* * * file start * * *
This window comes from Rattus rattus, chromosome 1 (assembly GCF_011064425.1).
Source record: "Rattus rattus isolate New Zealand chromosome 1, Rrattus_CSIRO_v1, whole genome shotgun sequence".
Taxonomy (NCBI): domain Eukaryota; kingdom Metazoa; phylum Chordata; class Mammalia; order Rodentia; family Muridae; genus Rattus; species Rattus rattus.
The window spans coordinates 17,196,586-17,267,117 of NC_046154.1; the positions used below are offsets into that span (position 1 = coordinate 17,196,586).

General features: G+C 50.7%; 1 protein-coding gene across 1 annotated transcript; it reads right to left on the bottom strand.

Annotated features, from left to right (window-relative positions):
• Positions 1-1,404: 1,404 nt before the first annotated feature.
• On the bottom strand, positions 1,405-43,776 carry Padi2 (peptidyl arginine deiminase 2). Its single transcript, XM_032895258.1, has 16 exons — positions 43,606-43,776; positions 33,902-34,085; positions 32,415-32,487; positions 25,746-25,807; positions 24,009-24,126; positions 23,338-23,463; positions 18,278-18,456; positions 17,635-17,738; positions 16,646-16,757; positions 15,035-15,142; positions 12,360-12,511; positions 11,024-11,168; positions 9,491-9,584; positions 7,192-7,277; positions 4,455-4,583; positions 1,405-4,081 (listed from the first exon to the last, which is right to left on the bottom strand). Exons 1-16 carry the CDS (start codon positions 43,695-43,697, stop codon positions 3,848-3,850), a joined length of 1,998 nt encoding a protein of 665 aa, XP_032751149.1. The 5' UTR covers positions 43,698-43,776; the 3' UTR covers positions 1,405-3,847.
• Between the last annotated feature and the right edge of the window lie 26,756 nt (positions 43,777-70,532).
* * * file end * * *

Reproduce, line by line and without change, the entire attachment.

This window comes from Rattus rattus, chromosome 1 (assembly GCF_011064425.1).
Source record: "Rattus rattus isolate New Zealand chromosome 1, Rrattus_CSIRO_v1, whole genome shotgun sequence".
Taxonomy (NCBI): domain Eukaryota; kingdom Metazoa; phylum Chordata; class Mammalia; order Rodentia; family Muridae; genus Rattus; species Rattus rattus.
The window spans coordinates 17,196,586-17,267,117 of NC_046154.1; the positions used below are offsets into that span (position 1 = coordinate 17,196,586).

General features: G+C 50.7%; 1 protein-coding gene across 1 annotated transcript; it reads right to left on the bottom strand.

Annotated features, from left to right (window-relative positions):
• Positions 1-1,404: 1,404 nt before the first annotated feature.
• On the bottom strand, positions 1,405-43,776 carry Padi2 (peptidyl arginine deiminase 2). Its single transcript, XM_032895258.1, has 16 exons — positions 43,606-43,776; positions 33,902-34,085; positions 32,415-32,487; positions 25,746-25,807; positions 24,009-24,126; positions 23,338-23,463; positions 18,278-18,456; positions 17,635-17,738; positions 16,646-16,757; positions 15,035-15,142; positions 12,360-12,511; positions 11,024-11,168; positions 9,491-9,584; positions 7,192-7,277; positions 4,455-4,583; positions 1,405-4,081 (listed from the first exon to the last, which is right to left on the bottom strand). Exons 1-16 carry the CDS (start codon positions 43,695-43,697, stop codon positions 3,848-3,850), a joined length of 1,998 nt encoding a protein of 665 aa, XP_032751149.1. The 5' UTR covers positions 43,698-43,776; the 3' UTR covers positions 1,405-3,847.
• Between the last annotated feature and the right edge of the window lie 26,756 nt (positions 43,777-70,532).